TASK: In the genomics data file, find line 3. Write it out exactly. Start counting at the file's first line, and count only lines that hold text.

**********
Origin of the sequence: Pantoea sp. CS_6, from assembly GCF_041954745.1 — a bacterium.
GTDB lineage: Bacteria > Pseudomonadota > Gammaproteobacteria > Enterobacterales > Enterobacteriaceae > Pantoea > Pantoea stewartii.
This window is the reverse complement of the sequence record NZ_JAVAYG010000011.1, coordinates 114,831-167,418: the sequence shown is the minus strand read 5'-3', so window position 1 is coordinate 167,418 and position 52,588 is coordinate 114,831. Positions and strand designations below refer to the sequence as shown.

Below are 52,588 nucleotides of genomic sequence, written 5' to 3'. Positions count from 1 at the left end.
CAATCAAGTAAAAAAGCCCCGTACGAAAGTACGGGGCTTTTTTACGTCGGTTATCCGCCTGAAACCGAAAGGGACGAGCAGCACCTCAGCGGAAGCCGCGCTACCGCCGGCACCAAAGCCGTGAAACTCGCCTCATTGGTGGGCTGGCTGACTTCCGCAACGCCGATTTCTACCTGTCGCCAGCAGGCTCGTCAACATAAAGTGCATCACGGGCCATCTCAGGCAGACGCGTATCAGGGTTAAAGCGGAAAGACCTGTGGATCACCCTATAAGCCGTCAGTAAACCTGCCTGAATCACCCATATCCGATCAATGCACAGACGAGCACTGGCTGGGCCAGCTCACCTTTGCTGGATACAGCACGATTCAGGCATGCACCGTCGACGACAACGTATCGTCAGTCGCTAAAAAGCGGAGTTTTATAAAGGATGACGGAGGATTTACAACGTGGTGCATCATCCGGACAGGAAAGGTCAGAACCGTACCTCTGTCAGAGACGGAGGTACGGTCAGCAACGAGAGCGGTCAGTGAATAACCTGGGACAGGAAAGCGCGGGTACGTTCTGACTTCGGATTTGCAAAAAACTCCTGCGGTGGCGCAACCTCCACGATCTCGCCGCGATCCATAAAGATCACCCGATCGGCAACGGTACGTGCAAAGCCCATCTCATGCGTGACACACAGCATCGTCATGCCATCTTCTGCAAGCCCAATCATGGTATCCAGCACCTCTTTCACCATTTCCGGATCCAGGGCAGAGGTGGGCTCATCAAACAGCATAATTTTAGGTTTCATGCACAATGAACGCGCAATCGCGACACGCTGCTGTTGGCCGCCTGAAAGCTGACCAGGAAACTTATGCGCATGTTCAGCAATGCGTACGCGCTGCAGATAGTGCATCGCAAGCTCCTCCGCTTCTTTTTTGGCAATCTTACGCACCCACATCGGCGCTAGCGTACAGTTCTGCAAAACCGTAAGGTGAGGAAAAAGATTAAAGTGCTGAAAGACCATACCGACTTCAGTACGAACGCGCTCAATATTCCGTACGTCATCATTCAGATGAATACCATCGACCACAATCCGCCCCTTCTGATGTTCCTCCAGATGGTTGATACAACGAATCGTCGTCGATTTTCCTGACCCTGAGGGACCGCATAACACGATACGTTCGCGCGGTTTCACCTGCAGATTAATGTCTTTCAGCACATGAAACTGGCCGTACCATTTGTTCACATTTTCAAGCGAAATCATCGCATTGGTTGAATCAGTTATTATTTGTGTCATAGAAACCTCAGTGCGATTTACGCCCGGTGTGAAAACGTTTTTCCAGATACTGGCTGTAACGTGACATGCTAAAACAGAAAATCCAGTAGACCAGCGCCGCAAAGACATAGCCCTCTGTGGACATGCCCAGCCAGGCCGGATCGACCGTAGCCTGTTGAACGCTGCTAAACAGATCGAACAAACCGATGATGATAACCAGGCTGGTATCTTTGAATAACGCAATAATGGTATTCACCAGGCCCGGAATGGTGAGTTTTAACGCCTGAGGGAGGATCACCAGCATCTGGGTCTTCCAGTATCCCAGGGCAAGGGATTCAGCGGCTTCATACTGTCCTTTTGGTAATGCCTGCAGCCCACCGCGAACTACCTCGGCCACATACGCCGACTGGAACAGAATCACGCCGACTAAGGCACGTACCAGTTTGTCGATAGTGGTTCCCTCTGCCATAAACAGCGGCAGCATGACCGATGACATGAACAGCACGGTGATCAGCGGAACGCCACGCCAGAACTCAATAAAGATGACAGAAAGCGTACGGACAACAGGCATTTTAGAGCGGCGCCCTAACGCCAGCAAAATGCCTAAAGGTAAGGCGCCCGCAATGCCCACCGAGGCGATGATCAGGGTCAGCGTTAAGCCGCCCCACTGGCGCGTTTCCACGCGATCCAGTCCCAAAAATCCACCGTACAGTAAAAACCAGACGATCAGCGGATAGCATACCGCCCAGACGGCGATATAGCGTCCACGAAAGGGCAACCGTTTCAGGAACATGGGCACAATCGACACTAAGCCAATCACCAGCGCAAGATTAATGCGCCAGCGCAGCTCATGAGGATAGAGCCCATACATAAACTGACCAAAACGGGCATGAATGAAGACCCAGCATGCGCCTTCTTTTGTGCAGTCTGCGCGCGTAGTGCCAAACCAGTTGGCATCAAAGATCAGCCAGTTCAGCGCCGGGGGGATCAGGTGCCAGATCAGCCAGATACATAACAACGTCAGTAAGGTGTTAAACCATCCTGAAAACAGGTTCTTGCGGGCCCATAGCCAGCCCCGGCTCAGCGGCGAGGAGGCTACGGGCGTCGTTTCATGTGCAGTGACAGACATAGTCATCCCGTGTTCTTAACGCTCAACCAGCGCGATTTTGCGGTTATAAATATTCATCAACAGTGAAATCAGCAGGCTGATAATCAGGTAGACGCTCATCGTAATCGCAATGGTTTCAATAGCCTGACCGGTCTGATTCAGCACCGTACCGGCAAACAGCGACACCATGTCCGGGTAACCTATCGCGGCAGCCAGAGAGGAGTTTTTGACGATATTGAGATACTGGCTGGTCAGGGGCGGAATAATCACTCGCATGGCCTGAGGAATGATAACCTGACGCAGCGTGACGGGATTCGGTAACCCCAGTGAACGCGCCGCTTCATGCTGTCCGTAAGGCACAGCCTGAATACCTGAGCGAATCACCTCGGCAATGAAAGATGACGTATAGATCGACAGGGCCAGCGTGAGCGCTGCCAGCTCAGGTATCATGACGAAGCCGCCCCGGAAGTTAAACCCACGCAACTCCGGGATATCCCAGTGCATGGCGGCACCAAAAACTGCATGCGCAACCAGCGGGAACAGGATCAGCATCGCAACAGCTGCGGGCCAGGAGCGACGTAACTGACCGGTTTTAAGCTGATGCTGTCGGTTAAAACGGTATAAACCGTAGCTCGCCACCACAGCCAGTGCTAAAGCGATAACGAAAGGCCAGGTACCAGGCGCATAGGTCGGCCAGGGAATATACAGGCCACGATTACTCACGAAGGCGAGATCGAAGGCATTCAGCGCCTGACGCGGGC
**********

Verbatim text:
This window is the reverse complement of the sequence record NZ_JAVAYG010000011.1, coordinates 114,831-167,418: the sequence shown is the minus strand read 5'-3', so window position 1 is coordinate 167,418 and position 52,588 is coordinate 114,831. Positions and strand designations below refer to the sequence as shown.